4. How much I would normally be sweating this time of year.
  5. Underground public transportation systems.
  6. The existence of Wolf Blitzer. And Maureen Dowd.
  7. Established, consistent bus stops.
  8. Avocados that exist in sizes smaller than my head.
  9. How to parallel park (to be fair, I was never very good at this to begin with).
  10. The idea of standing in line for brunch.
  11. Milk that comes in cartons, or yogurt that’s closer to a solid than a liquid.
  12. Using my debit card for anything that isn’t a plane ticket.
  13. Running without feeling like my lungs are considering exploding out of my chest.
  14. Movies without subtitles.
  15. Millionaire Matchmaker (and my enduring love for it).

Boyacá In a Day

Gallery

This gallery contains 45 photos.

At the beginning of June, my friend Brighid’s host family offered to take a few of us along for the ride to spend a Sunday in Ráquira, a town a few hours outside of Bogotá. Ráquira is in the department … Continue reading

Totally Inexplicable Things Colombians Love #5: Inappropriate Uses of English

I’m generally against clothing with writing or slogans on it, since 97% of them tend to be brand names (I see you, Hollister. Trust me, you only have your company name printed all over those t-shirts), Busted-Tees-style statements with an overinflated sense of their own cleverness (“Keep talking, I’m fluent in stupid”) or just blatantly idiotic or offensive things that reflect terribly on the wearer (something something your boyfriend etc). Pretty much the only acceptable words to put on clothes, in my opinion, are the names of bands, sports teams, events or geographic locations. A journalist who’s into facts, how shocking.

I recognize that this isn’t a preference I share with the majority of the American public (especially the under-18 cohort), and it definitely isn’t one I have in common with the Colombian public. People here are way into t-shirts and other clothing with words or sentences written on them. But not just any string of words — they’re almost always in English, and they’re equally as often misspelled or just lacking any grammatical sense whatsoever.

There’s the lady on the bus in a t-shirt that just says “Love Smile,” “He said he would never” scrawled across the back of a teenage girl’s hoodie (never what? he would never what?!) or, my recent favorite, the guy on the TransMilenio with a “New York” t-shirt that said “Time Square” in at least three different places. And don’t even get me started on the signs and promotional material for companies — I want to grab a paintbrush every time I pass the beauty salon a few blocks away from me named “Beauty Stile.”

I recognize that the fact that I’m a knee-jerk grammar nerd who has to bite my tongue to keep from correcting people in conversation has a lot to do with why I notice these little details, but I’m also just kind of baffled by the whole concept of it. I get that people may not notice that things are misspelled (like the TimeS Square dude) or maybe they don’t care that the sentence on their shirt doesn’t actually make any sense, but I’m sort of unclear on what the market is for clothing splattered with nonsensical English words. Why not buy a t-shirt that has an actual reasonable sentence in Spanish, or, better yet, clothing without any words at all? Better to be understood in no languages than misunderstood in two.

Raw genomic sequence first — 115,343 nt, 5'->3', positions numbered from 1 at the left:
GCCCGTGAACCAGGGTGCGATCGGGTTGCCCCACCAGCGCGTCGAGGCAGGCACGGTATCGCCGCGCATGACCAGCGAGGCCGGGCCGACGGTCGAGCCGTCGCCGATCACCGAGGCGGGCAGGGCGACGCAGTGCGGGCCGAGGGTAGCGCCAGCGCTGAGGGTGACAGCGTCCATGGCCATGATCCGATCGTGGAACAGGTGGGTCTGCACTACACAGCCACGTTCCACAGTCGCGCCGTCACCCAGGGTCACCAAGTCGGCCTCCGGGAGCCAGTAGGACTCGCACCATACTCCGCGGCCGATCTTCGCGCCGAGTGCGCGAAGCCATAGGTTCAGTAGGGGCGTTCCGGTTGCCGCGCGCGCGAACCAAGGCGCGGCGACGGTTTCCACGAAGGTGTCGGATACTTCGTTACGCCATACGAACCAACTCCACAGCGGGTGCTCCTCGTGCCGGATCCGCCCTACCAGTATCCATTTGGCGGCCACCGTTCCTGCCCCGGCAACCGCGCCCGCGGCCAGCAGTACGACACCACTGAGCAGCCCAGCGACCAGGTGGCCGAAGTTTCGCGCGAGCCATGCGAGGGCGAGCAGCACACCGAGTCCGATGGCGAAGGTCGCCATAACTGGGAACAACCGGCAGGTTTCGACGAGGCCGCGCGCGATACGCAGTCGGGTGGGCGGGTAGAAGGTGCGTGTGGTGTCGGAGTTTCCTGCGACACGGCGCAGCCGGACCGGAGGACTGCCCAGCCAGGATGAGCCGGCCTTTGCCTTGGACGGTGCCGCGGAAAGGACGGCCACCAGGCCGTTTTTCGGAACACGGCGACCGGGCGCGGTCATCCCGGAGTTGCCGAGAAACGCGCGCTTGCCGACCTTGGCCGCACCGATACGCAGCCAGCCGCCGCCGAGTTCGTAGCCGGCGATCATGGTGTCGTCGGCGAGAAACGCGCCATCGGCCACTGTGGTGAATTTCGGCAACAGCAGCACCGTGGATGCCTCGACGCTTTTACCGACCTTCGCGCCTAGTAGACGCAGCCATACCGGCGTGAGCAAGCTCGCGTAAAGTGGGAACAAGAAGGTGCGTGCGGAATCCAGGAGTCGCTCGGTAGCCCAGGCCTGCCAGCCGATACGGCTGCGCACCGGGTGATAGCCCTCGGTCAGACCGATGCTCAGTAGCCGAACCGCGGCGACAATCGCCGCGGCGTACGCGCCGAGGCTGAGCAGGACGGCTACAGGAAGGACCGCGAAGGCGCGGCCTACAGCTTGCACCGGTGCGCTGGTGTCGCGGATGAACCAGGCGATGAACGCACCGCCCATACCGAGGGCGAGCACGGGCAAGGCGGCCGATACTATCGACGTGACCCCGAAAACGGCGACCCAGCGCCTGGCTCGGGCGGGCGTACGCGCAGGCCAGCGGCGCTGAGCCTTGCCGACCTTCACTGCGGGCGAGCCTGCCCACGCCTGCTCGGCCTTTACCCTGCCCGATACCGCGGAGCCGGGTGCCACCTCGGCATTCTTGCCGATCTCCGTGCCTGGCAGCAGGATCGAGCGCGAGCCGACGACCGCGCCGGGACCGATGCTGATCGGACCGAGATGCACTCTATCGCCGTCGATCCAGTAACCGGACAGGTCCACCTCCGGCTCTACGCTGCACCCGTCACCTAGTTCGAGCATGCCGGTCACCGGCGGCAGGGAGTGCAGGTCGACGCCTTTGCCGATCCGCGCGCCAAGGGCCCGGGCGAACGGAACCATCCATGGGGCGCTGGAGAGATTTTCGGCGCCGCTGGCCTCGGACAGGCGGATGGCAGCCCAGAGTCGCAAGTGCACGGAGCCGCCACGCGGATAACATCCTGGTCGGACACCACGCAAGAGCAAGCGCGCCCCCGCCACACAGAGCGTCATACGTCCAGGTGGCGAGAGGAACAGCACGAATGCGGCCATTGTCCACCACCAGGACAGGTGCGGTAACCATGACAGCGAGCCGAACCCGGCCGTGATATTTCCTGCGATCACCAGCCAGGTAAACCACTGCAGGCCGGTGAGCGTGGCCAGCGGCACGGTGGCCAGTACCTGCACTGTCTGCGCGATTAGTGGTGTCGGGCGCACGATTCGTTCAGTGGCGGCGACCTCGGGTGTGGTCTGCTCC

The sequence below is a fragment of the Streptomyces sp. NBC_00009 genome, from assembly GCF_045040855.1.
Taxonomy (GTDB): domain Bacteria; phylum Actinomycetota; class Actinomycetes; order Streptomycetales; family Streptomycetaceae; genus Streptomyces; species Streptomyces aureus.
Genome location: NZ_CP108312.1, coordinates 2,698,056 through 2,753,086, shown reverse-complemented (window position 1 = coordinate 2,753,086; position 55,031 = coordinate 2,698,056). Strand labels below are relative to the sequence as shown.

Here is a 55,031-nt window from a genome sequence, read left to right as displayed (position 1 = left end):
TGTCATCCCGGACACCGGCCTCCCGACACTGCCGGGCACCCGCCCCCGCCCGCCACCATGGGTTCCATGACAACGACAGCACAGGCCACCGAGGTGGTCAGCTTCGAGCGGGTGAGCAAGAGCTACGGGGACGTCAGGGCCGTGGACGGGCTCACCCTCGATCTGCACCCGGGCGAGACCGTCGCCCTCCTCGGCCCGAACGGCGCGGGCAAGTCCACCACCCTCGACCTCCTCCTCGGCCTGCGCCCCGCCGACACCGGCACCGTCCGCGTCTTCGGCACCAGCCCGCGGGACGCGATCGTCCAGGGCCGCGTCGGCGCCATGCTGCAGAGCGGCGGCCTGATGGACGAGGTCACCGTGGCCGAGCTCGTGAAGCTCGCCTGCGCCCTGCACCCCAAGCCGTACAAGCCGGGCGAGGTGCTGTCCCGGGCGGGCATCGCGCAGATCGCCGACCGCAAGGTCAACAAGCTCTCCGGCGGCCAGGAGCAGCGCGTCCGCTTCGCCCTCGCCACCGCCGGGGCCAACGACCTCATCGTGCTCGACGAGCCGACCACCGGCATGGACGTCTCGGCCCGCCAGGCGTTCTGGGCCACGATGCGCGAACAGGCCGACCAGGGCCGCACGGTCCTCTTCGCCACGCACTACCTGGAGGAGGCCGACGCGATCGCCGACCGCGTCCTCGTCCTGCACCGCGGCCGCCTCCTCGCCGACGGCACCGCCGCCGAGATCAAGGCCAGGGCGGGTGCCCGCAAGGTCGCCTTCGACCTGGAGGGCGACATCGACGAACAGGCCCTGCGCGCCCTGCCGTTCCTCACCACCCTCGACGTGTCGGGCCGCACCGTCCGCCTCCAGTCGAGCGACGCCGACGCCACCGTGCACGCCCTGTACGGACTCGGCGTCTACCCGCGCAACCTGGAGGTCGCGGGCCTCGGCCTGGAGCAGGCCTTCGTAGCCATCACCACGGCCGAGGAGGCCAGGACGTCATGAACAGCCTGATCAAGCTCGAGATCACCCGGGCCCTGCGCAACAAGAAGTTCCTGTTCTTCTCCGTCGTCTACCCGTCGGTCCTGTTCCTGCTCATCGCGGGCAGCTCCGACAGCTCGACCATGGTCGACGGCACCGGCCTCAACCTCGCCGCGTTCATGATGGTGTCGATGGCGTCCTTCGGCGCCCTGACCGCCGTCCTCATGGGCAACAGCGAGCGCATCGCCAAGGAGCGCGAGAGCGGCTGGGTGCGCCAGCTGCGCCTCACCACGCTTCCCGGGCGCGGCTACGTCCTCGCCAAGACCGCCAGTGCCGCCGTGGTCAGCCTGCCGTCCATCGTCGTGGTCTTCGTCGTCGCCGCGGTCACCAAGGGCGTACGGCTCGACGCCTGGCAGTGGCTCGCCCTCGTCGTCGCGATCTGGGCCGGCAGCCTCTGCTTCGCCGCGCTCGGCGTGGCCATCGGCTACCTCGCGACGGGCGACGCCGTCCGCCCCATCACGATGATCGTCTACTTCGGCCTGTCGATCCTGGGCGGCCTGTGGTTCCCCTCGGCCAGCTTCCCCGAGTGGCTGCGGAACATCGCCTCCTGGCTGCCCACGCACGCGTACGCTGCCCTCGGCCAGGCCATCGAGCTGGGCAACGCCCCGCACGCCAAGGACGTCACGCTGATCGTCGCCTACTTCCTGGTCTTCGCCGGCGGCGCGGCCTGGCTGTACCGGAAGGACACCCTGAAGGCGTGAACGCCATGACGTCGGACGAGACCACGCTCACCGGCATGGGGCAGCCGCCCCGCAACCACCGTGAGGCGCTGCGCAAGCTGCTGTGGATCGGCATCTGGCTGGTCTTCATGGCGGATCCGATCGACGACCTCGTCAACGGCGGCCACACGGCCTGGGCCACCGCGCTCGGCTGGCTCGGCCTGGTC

Other Totally Inexplicable Things Colombians Love:

#6. Colombia’s Got Talent

#7. Horrifying Jeans

#8. Malls

#9. Wearing Heels Everywhere, All the Time

#10. ’80s Rock/Hair Metal Bands

25 Reasons Why I Love Bogotá

About four months into living in another country is when one allegedly hits that first real “low” of culture shock. It takes different forms and manifests in various ways for different people, of course — I’m overall a pretty upbeat, cheerful person, so anytime I don’t feel like hugging half the city is a warning sign for me. Luckily, this is fairly uncommon, and I usually just blame my bad-mood days on the rain, PMS, a painfully crowded bus or the fact that I cannot get my sixth-graders to shut up for two minutes, for the love of god.

Personally, I have yet to really hit that all-out valley of crap feelings — and, barring some sort of traumatic event, I’m not entirely sure I ever will, at least not completely. It’s barely been five months, and I already feel so at home here, in so many ways. The difference between how I feel at five months in Bogotá (blissfully happy) and how I felt at five months during study abroad in Buenos Aires (oh my god get me on a plane I miss baseball season and walking down the street without people saying creepy shit to me more than anything in the world) is just astronomical. I know this is blasphemy and everyone loves Buenos Aires and yay you can totally function there without even really speaking Spanish and blah blah blah etc., but all I can speak for is my own experience. While I’d love to go back and visit all of the parts of Argentina I didn’t get a chance to see the first time, I don’t think I’ll ever be tempted to live there again. The way I feel here right now, they’ll be dragging me out of Colombia kicking and screaming in December, if I end up leaving at all.

But back to the culture shock for a minute. Last weekend I was talking with a few friends about how a lot of us volunteers — who all arrived here at the beginning of January —  are probably going through similar low points around the same time. Living abroad, it’s even easier to feel isolated than it is at home; or to think you’re the only one feeling the way you are; or feeling a lot of pressure to keep up a happy facade, whether it’s for friends and family or because everyone else seems happy and you don’t want to be the only Debbie Downer of the group. This is normal, but it’s not positive. We all have bad days, but we also all have reasons why we came here, and reasons why we haven’t left yet. And those bad days are the times when it’s most important to remember those reasons.

One of my friends already wrote a very entertaining blog post about some of her favorite things in Colombia, and another excellent gringa blogger in Colombia has a really delightful list of reasons to love Bogotá. Encouraged by these ladies’ efforts, I want to toss my own hat into the ring. You can call it copying — I call it inspiration. Everyone else is talking about what they love about Colombia, and I just don’t want to be left out!